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Ishtara Rothschild

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About Ishtara Rothschild

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  1. PS: Whatever happened to the planned avatar script limits? We need those back in 2008. I spend half of my SL time asking people to reduce their script load and helping them figure out which part of their resizeable no-mod junk or multimegatooldoohickeys runs 500 scripts and eats up 40 MB of memory. Not that it helps with recent lag issues, mind you. Why go through all this trouble as a sim owner if you might as well move to a mainland parcel, AR your neighbors for resource abuse and let LL figure it out? People buy full sims to get more value and less lag, not the other way around. They also buy sims and provide public hangouts to get higher traffic numbers, which has become meaningless nowadays. It seems residents are now meant to shop at the Marketplace and spend their time in Linden Homes or at info hubs. /me takes a deep breath and flounces off in a huff.
  2. Has any other sim owner noticed an unusual amount of lag in the last days? I run a public sim and always have 20-35 visitors, but until recently, the sim ran just fine. I haven't rezzed any new content as of late. On the contrary, I've removed a lot of content and replaced older builds with newer low prim content a few months ago. Afterwards, the sim ran smoother than ever before. Until now, that is. I can't do anything when the lag hits. The estate tools don't load and neither does the About Land dialog, so I'm unable to identify and notify or ban script-heavy avatars. I can't rez a script impact display because nothing rezzes. Sculpt maps and textures don't load either, and new visitors find themselves surrounded by grey blobs. Restarts don't solve anything. On the contrary, restarting a sim seems to have become a risky endeavour. Yesterday, a restart ruined two builds. All prims in the heavily modified no-copy linksets were moved to the same position and rotation, which has never happened before. Also, some scripts don't seem to run after the sim comes back up and I have to manually reset them. Whatever this is -- borked server code releases, new bugs that were introduced with mesh, or perhaps economy measures (I read LL are running more than 4 private sims per server nowadays) -- it needs to be reverted. I'm sick and tired of logging in for an evening of work or fun and ending up struggling to fix the sim lag for hours. If this persists, I might as well close my popular beach, move my shop to a mainland parcel and tier down, because this kind of experience isn't worth $295 per month. [/rant]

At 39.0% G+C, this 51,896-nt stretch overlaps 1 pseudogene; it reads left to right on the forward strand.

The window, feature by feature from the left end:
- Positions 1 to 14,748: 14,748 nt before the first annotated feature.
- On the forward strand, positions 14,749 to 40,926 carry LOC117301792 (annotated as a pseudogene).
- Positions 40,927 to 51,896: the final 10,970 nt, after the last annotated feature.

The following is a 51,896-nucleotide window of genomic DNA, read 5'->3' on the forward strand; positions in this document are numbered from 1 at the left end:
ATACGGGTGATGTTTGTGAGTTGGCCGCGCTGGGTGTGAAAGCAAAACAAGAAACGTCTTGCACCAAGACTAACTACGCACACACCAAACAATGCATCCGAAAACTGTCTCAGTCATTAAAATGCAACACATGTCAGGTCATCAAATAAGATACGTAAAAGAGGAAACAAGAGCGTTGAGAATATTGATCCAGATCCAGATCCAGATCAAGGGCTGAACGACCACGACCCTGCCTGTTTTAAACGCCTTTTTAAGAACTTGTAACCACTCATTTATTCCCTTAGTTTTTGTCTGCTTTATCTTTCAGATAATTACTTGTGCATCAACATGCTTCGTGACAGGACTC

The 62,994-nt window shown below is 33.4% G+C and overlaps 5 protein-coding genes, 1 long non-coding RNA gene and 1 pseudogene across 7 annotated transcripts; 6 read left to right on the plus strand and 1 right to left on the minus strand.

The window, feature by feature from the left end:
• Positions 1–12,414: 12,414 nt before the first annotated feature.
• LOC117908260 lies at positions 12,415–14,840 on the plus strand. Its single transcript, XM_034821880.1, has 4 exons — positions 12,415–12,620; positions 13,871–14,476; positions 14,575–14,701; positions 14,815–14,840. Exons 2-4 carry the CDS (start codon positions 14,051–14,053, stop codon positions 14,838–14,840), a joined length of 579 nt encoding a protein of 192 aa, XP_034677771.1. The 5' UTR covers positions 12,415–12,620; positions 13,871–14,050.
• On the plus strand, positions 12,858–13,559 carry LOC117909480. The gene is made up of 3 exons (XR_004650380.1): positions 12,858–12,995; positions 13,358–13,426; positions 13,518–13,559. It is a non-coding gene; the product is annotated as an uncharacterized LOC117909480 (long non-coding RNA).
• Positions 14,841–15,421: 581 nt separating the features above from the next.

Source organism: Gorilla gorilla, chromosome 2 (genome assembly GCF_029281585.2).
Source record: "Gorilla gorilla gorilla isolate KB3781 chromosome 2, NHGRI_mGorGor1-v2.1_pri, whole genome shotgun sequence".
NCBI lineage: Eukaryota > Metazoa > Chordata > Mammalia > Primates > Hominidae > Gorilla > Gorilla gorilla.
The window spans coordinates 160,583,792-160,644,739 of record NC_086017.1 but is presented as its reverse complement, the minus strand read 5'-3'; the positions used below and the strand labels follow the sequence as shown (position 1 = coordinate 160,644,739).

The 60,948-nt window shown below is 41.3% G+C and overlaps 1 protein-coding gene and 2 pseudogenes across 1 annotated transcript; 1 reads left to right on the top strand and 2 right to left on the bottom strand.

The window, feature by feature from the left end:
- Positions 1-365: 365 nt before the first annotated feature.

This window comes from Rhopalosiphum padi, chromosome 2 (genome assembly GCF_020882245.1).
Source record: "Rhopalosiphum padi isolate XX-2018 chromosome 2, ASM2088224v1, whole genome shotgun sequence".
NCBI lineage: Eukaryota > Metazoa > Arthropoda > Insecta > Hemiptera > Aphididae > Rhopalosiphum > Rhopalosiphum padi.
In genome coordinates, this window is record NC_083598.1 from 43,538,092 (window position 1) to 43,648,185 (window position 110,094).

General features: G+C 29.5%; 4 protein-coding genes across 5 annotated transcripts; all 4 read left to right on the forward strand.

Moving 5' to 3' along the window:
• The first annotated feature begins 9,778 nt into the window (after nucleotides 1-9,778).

3. You continue to misinterpret my position as genetic determinism. Gene-environment interaction is the opposite of determinism. The fact that environmental influences enable or disable parts of our DNA means that the environment is a much better predictor of human behavior and development than the genome of a person. But once again, the environment can only work with what is already there. So what you see as a contradiction is in fact one and the same point of view. Anyway, sorry that I don't reply to your points in more detail, but it's getting late here and frankly, I'm sick and tired of the bitchy snide comments from people like Syo and "Gene"Anne. This forum used to be a place where it was possible to engage in a polite and civilized debate, probably the only place of this kind in the SL forum landscape. Apparently, that is no longer the case.